The New Food Rules For Your Health (Part 2)

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Is a high protein diet harmful?

We all know smoking’s bad for us, but recently the news headlines warned us that eating a high-protein diet could carry a similar cancer risk to a 20-cigarettesa-day habit. The assertion came from new research from the University of Southern California and was published in the journal Cell Metabolism. It suggests a ‘high-protein diet’ – defined as eating at least 20 per cent of daily calories from protein – is associated with an increased risk of dying in people aged 50-65.

University of Southern California  suggests a ‘high-protein diet’ – defined as eating at least 20 per cent of daily calories from protein – is associated with an increased risk of dying in people aged 50-65.

University of Southern California suggests a ‘high-protein diet’ – defined as eating at least 20 per cent of daily calories from protein – is associated with an increased risk of dying in people aged 50-65.

However, interestingly, the same study found that there was a reduced risk for those aged over 65. The study suggests that eating a low-protein diet during middle age, then a moderate to high protein diet over the age of 65 may be best for health and help you live longer. The researchers looked at the diets for Americans over a single 24-hour period but didn’t take into account lifestyle factors such as exercise or how their diet might change over time. Those eating lots of protein may be eating a lot of processed and red meat, which have been linked to an increased risk of cancer, especially bowel cancer. Also, relying on a single type of energy source in your diet could mean you’re eating fewer fruit and vegetables for example, so you’re not getting as large a range of nutrients. With regards to older people, the ‘survival bias’ may come into play here – where those who’ve survived longer are generally healthier, and perhaps they eat less refined forms of protein.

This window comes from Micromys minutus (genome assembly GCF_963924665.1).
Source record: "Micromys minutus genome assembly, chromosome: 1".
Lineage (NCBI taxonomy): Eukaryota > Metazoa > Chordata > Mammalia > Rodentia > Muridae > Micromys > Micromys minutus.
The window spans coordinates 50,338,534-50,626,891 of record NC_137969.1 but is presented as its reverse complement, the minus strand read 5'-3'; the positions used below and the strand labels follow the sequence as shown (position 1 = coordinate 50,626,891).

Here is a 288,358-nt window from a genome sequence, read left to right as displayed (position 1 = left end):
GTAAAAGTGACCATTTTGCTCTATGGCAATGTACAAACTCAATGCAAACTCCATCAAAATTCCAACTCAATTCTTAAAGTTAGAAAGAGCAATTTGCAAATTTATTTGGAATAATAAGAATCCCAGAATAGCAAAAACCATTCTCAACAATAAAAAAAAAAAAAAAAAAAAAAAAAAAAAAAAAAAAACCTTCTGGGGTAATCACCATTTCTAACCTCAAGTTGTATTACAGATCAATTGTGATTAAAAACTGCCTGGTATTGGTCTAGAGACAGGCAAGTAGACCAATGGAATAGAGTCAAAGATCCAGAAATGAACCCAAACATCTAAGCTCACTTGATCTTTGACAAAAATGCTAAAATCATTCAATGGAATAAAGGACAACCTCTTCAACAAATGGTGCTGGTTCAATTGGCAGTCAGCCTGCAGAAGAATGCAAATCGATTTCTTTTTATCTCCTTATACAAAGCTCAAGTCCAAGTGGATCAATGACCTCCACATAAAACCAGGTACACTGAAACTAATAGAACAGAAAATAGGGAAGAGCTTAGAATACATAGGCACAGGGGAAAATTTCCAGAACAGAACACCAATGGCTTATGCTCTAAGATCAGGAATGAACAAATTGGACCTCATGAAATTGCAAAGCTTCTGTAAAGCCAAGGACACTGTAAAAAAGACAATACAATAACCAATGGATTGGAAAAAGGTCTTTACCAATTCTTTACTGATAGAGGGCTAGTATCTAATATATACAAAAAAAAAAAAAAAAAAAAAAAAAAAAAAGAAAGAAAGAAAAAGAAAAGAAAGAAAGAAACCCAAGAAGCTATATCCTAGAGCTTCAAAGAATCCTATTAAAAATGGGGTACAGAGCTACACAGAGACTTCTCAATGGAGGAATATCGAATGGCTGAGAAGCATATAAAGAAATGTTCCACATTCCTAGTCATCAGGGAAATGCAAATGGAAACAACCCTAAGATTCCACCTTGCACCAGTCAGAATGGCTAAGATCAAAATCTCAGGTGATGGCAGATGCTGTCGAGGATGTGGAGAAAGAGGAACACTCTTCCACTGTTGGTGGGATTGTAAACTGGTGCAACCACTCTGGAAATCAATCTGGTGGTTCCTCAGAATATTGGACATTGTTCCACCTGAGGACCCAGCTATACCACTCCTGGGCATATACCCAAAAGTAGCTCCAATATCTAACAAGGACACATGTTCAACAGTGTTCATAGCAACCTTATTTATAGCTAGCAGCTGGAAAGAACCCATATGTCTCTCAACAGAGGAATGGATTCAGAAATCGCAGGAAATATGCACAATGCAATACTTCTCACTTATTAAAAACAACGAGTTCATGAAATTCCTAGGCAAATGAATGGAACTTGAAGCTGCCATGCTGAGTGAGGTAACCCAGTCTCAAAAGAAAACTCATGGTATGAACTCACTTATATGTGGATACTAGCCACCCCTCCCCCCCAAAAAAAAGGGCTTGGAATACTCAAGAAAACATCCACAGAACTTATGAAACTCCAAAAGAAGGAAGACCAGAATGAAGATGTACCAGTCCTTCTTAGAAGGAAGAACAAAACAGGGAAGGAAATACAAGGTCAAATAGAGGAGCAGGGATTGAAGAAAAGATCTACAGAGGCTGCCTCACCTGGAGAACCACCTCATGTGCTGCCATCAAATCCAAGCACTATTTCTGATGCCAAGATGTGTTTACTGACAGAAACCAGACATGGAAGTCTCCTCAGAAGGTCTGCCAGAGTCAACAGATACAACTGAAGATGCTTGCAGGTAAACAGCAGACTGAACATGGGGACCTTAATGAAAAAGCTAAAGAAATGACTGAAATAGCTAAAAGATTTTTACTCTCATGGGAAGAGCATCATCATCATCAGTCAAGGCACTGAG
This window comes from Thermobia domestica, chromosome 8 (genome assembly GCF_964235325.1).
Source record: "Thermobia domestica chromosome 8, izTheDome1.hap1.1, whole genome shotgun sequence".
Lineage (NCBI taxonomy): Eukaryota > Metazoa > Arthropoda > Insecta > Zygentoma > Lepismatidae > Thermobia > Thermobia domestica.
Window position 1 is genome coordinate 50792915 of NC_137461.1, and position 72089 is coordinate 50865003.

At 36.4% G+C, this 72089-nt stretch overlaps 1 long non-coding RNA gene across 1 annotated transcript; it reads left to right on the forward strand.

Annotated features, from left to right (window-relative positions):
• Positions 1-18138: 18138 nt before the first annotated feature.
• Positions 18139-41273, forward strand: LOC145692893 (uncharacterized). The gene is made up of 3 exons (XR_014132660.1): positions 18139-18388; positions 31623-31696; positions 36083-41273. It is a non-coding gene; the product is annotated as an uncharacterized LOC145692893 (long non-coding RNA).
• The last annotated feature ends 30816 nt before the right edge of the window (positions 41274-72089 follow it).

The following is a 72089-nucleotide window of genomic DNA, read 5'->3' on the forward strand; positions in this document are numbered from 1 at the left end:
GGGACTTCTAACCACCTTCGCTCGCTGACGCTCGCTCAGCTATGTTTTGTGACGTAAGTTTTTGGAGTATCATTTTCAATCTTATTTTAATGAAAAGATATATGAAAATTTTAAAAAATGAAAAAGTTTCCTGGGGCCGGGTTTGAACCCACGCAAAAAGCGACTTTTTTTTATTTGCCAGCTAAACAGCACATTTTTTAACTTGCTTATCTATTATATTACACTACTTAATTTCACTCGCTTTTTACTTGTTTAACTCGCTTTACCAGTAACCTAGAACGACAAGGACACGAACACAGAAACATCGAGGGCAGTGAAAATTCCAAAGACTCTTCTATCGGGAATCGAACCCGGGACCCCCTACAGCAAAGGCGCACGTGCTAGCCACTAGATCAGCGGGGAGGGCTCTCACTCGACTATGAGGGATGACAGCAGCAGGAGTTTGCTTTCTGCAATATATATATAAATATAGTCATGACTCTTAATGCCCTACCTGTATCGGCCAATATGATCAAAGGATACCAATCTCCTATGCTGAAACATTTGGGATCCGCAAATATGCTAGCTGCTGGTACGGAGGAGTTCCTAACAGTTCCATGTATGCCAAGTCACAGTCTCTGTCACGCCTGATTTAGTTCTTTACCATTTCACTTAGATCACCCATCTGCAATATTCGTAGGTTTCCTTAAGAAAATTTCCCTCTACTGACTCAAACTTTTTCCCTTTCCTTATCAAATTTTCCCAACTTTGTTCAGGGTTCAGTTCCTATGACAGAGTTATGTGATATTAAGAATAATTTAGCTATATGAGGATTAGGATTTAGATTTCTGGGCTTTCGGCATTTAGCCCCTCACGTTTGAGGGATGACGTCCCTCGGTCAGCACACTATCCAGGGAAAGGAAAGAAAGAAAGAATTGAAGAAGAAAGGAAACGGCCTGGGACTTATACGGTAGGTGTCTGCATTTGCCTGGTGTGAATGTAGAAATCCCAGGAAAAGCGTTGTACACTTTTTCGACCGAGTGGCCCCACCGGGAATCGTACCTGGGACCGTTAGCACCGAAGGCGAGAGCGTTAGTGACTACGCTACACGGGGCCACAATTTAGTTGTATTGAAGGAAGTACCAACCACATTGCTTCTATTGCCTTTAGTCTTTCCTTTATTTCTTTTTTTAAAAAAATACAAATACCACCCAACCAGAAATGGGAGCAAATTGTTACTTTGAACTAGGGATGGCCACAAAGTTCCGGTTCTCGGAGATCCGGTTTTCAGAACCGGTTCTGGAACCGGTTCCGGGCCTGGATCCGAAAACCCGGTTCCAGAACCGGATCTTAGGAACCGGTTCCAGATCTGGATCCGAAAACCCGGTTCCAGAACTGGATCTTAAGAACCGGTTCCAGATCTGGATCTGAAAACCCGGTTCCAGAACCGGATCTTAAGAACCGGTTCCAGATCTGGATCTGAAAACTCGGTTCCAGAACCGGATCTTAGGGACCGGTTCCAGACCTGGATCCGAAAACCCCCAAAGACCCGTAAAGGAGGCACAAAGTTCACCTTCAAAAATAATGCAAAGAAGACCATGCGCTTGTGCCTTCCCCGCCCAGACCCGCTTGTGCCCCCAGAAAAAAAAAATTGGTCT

Those eating lots of protein may be eating a lot of processed and red meat, which have been linked to an increased risk of cancer, especially bowel cancer.

Those eating lots of protein may be eating a lot of processed and red meat, which have been linked to an increased risk of cancer, especially bowel cancer.

The Verdict

Dr Marilyn Glenville: ‘This is a question of balance because we do need to eat protein and it should be good quality, such as animal protein in the form of fish and eggs and vegetable protein such as nuts, seeds, beans and quinoa. But if the protein content is excessive, your diet becomes acidic. Your skeleton acts like a buffer and the more acidic your diet becomes, the more calcium you’ll lose to neutralise that acid. You’ll then be at risk of osteoporosis and could damage your kidneys.’ Gaynor Bussell: ‘A higher-protein diet has gained favour of late for helping us to stay fuller for longer and it’s also supposed to help the elderly lose less muscle mass as they age. I think the evidence on protein can be mixed; it certainly isn’t as bad as smoking, but perhaps not eating lots of meat protein is beneficial to health.

If the protein content is excessive, your diet becomes acidic.

If the protein content is excessive, your diet becomes acidic.

 

 

 
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